A cease-fire in Gaza unraveled Friday less than two hours after it took effect, with both sides accusing each other of violating the fledgling truce and the Israeli military saying one of its soldiers was captured. Gaza Health Ministry spokesman Ashraf al-Qudra said an Israeli attack on Rafah in southern Gaza killed at least 27 people and wounded more than 100. The humanitarian truce had been announced Thursday by the United Nations and United States, after weeks of fighting and more than 1,500 deaths in Gaza, most of them civilians. Around a quarter of a million people in the small, impoverished territory have been displaced by the conflict, according to the United Nations. That’s about 14% of Gaza’s population of 1.8 million.
Israeli Prime Minister Benjamin Netanyahu told his country to prepare for “a protracted campaign.” Netanyahu said he won’t accept any truce that will not allow Israel to achieve its goal of destroying the tunnel network it says is used to carry out attacks inside Israel. Hamas said it will only lay down arms once Israel and Egypt give guarantees that a seven-year Gaza border blockade will be lifted. The IDF received authorization on Thursday to mobilize an additional 16,000 reserve soldiers to continue the operation in the Gaza Strip as rockets continued to be fired at Israeli communities
Militants have launched more than 2,600 rockets into Israel and has an arsenal of over 10,000, according to the Israel Defense Forces, most hidden in tunnels. Israel has uncovered 32 tunnels in Gaza. Israel does not know how many more it may find. More than 1,200 Palestinians have been killed, as have 53 Israeli soldiers and three civilians in Israel, as of Wednesday.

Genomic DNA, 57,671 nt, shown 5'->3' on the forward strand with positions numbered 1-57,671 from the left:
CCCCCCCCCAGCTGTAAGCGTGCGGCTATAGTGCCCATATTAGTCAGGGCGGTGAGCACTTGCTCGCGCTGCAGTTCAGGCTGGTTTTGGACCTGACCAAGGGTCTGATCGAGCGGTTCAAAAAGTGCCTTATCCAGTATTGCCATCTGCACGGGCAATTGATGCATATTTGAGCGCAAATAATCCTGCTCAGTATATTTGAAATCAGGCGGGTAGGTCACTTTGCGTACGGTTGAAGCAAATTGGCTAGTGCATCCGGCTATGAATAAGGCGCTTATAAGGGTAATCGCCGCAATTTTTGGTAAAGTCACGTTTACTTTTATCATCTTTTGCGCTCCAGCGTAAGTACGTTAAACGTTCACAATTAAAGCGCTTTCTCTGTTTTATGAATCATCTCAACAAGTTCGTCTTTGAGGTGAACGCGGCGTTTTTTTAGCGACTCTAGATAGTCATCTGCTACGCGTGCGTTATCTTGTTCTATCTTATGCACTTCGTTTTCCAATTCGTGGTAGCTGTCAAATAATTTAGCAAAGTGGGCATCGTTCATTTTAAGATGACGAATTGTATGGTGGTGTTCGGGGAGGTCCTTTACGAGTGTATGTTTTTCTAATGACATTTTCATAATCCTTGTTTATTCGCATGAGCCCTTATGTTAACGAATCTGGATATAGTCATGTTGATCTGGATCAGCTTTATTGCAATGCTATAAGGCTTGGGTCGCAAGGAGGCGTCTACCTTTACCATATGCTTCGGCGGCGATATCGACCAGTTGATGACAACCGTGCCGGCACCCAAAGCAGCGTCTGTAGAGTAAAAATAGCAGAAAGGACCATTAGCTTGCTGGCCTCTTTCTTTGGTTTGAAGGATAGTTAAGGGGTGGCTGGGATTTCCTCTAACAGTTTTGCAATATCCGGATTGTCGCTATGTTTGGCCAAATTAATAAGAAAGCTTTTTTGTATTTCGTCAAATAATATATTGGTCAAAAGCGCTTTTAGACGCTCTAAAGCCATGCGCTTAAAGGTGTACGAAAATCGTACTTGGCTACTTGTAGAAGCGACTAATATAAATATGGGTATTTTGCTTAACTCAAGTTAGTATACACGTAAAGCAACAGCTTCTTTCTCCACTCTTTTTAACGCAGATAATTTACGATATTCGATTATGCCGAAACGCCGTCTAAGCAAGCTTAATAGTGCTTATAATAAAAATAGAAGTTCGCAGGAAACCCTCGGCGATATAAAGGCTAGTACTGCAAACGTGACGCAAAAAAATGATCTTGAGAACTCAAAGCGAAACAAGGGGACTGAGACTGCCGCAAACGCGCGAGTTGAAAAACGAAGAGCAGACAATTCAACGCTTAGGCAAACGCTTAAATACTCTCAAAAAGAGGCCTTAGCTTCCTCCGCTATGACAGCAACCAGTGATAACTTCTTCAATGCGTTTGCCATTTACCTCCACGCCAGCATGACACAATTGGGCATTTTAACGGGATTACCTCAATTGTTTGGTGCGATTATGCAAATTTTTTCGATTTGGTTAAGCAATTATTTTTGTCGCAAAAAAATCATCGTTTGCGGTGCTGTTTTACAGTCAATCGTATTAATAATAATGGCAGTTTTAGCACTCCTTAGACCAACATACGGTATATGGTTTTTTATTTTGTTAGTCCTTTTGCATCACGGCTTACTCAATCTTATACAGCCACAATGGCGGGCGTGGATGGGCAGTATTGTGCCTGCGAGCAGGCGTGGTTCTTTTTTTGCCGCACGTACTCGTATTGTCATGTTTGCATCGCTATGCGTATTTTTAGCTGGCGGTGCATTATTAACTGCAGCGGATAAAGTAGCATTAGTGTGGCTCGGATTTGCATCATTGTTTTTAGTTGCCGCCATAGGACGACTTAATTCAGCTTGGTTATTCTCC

International investigators’ quest to carry out their duties at the crash site of the downed Malaysian airliner hit another roadblock Wednesday: land mines, according to Ukrainian officials. Ukraine’s National Security and Defense Council claims that “terrorists” — the term it uses to describe rebels — have set up firing positions and laid mines on the access road to the crash site of Malaysia Airlines Flight 17. This makes the work of international experts “impossible,” the agency said.
Pro-Russia rebels in eastern Ukraine reportedly have suffered their biggest battlefield setbacks in months as the U.S. and European countries prepare to ramp up pressure on Russian leader Vladimir Putin by imposing more sanctions against Moscow later this week. The Wall Street Journal reported that Ukraine army forces had made rapid gains near the site where Malaysia Airlines Flight 17 crashed July 17 and were apparently trying to split the territory held by the rebels into two parts between the major cities of Donetsk and Luhansk. Officials also told the Journal that the Ukraine army was attempting to cut off supply lines from Russia to the rebels.
European leaders are trying to hit Russia where it hurts. They’re issuing new, tougher sanctions targeting eight of Russian President Vladimir Putin’s “cronies” and taking a swipe at Russia’s finance, energy and weapons industries. The new sanctions will restrict Russian state-owned banks from accessing European capital markets, and throw up more red tape to stop or slow the export of oil-related equipment and technology to Russia. All new contracts for arms imports and exports between the EU and Russia will stop. There will even be a prohibition on exporting goods and technology that can be used for both military and civilian purposes. President Obama on Tuesday announced expanded U.S. sanctions on Russia, joining the European Union in a coordinated effort to use Russia’s economy as leverage to compel Moscow to stop fueling the deadly conflict in Ukraine.